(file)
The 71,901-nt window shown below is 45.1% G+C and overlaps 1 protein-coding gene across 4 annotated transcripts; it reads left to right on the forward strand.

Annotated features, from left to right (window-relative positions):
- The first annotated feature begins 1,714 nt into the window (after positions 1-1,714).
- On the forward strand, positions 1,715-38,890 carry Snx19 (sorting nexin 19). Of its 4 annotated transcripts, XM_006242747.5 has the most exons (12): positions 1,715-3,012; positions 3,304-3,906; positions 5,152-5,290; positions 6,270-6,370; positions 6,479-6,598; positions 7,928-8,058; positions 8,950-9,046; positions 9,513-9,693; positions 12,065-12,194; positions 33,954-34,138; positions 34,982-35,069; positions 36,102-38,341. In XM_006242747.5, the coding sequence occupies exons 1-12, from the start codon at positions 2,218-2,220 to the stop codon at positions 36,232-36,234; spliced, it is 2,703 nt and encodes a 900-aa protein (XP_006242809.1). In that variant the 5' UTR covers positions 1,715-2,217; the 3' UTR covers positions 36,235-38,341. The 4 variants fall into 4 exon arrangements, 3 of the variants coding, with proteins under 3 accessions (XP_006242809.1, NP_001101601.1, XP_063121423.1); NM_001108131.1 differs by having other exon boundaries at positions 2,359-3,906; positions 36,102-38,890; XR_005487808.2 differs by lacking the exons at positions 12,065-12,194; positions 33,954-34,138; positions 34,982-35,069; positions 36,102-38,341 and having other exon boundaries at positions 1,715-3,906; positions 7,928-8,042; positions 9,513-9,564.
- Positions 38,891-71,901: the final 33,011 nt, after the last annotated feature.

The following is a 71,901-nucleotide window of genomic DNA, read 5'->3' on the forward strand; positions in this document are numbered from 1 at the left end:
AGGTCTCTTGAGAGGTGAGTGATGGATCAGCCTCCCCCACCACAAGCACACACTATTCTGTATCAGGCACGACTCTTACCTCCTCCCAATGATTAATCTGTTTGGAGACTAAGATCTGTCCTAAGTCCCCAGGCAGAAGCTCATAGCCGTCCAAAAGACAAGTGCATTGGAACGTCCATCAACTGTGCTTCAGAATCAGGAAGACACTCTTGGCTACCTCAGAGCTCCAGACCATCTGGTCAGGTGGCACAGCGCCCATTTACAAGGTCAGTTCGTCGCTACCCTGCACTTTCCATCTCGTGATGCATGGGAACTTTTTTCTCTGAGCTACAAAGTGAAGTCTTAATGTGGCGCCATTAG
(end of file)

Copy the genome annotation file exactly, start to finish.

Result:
The 71,901-nt window shown below is 45.1% G+C and overlaps 1 protein-coding gene across 4 annotated transcripts; it reads left to right on the forward strand.

Annotated features, from left to right (window-relative positions):
- The first annotated feature begins 1,714 nt into the window (after positions 1-1,714).
- On the forward strand, positions 1,715-38,890 carry Snx19 (sorting nexin 19). Of its 4 annotated transcripts, XM_006242747.5 has the most exons (12): positions 1,715-3,012; positions 3,304-3,906; positions 5,152-5,290; positions 6,270-6,370; positions 6,479-6,598; positions 7,928-8,058; positions 8,950-9,046; positions 9,513-9,693; positions 12,065-12,194; positions 33,954-34,138; positions 34,982-35,069; positions 36,102-38,341. In XM_006242747.5, the coding sequence occupies exons 1-12, from the start codon at positions 2,218-2,220 to the stop codon at positions 36,232-36,234; spliced, it is 2,703 nt and encodes a 900-aa protein (XP_006242809.1). In that variant the 5' UTR covers positions 1,715-2,217; the 3' UTR covers positions 36,235-38,341. The 4 variants fall into 4 exon arrangements, 3 of the variants coding, with proteins under 3 accessions (XP_006242809.1, NP_001101601.1, XP_063121423.1); NM_001108131.1 differs by having other exon boundaries at positions 2,359-3,906; positions 36,102-38,890; XR_005487808.2 differs by lacking the exons at positions 12,065-12,194; positions 33,954-34,138; positions 34,982-35,069; positions 36,102-38,341 and having other exon boundaries at positions 1,715-3,906; positions 7,928-8,042; positions 9,513-9,564.
- Positions 38,891-71,901: the final 33,011 nt, after the last annotated feature.

The following is a 71,901-nucleotide window of genomic DNA, read 5'->3' on the forward strand; positions in this document are numbered from 1 at the left end:
AGGTCTCTTGAGAGGTGAGTGATGGATCAGCCTCCCCCACCACAAGCACACACTATTCTGTATCAGGCACGACTCTTACCTCCTCCCAATGATTAATCTGTTTGGAGACTAAGATCTGTCCTAAGTCCCCAGGCAGAAGCTCATAGCCGTCCAAAAGACAAGTGCATTGGAACGTCCATCAACTGTGCTTCAGAATCAGGAAGACACTCTTGGCTACCTCAGAGCTCCAGACCATCTGGTCAGGTGGCACAGCGCCCATTTACAAGGTCAGTTCGTCGCTACCCTGCACTTTCCATCTCGTGATGCATGGGAACTTTTTTCTCTGAGCTACAAAGTGAAGTCTTAATGTGGCGCCATTAG